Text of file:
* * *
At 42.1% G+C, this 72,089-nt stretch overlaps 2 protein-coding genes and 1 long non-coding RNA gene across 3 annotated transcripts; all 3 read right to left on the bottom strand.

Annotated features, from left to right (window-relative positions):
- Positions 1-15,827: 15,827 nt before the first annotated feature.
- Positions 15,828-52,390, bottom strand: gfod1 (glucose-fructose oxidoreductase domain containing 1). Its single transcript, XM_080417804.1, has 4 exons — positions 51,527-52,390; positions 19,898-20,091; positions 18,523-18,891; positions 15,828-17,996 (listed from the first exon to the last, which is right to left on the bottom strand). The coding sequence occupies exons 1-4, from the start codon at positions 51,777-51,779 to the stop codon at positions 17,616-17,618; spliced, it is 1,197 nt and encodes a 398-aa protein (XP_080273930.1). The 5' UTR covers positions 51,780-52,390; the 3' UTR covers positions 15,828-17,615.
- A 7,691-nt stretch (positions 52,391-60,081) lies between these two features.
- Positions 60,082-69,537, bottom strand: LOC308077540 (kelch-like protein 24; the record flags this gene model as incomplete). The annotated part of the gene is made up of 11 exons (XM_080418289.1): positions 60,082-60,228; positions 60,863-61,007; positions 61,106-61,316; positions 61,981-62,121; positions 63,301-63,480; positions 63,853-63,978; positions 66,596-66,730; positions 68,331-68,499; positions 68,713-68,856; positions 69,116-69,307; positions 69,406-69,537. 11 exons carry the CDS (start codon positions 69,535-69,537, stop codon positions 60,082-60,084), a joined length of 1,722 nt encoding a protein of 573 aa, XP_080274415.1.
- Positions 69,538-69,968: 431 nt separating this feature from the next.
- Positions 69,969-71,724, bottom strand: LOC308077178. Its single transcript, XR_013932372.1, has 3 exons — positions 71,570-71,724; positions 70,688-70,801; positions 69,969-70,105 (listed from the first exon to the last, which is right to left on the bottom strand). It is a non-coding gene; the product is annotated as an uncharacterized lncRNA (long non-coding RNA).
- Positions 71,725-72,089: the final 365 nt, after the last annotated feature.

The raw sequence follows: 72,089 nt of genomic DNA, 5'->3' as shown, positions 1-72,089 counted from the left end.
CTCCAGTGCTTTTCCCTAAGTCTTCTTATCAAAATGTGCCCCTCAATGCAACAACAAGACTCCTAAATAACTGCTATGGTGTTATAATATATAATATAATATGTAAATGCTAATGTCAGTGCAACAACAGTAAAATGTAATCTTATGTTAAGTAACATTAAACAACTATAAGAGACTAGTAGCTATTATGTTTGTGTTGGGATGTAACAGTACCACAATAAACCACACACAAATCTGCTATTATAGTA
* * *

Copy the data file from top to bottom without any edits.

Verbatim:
At 42.1% G+C, this 72,089-nt stretch overlaps 2 protein-coding genes and 1 long non-coding RNA gene across 3 annotated transcripts; all 3 read right to left on the bottom strand.

Annotated features, from left to right (window-relative positions):
- Positions 1-15,827: 15,827 nt before the first annotated feature.
- Positions 15,828-52,390, bottom strand: gfod1 (glucose-fructose oxidoreductase domain containing 1). Its single transcript, XM_080417804.1, has 4 exons — positions 51,527-52,390; positions 19,898-20,091; positions 18,523-18,891; positions 15,828-17,996 (listed from the first exon to the last, which is right to left on the bottom strand). The coding sequence occupies exons 1-4, from the start codon at positions 51,777-51,779 to the stop codon at positions 17,616-17,618; spliced, it is 1,197 nt and encodes a 398-aa protein (XP_080273930.1). The 5' UTR covers positions 51,780-52,390; the 3' UTR covers positions 15,828-17,615.
- A 7,691-nt stretch (positions 52,391-60,081) lies between these two features.
- Positions 60,082-69,537, bottom strand: LOC308077540 (kelch-like protein 24; the record flags this gene model as incomplete). The annotated part of the gene is made up of 11 exons (XM_080418289.1): positions 60,082-60,228; positions 60,863-61,007; positions 61,106-61,316; positions 61,981-62,121; positions 63,301-63,480; positions 63,853-63,978; positions 66,596-66,730; positions 68,331-68,499; positions 68,713-68,856; positions 69,116-69,307; positions 69,406-69,537. 11 exons carry the CDS (start codon positions 69,535-69,537, stop codon positions 60,082-60,084), a joined length of 1,722 nt encoding a protein of 573 aa, XP_080274415.1.
- Positions 69,538-69,968: 431 nt separating this feature from the next.
- Positions 69,969-71,724, bottom strand: LOC308077178. Its single transcript, XR_013932372.1, has 3 exons — positions 71,570-71,724; positions 70,688-70,801; positions 69,969-70,105 (listed from the first exon to the last, which is right to left on the bottom strand). It is a non-coding gene; the product is annotated as an uncharacterized lncRNA (long non-coding RNA).
- Positions 71,725-72,089: the final 365 nt, after the last annotated feature.

The raw sequence follows: 72,089 nt of genomic DNA, 5'->3' as shown, positions 1-72,089 counted from the left end.
CTCCAGTGCTTTTCCCTAAGTCTTCTTATCAAAATGTGCCCCTCAATGCAACAACAAGACTCCTAAATAACTGCTATGGTGTTATAATATATAATATAATATGTAAATGCTAATGTCAGTGCAACAACAGTAAAATGTAATCTTATGTTAAGTAACATTAAACAACTATAAGAGACTAGTAGCTATTATGTTTGTGTTGGGATGTAACAGTACCACAATAAACCACACACAAATCTGCTATTATAGTA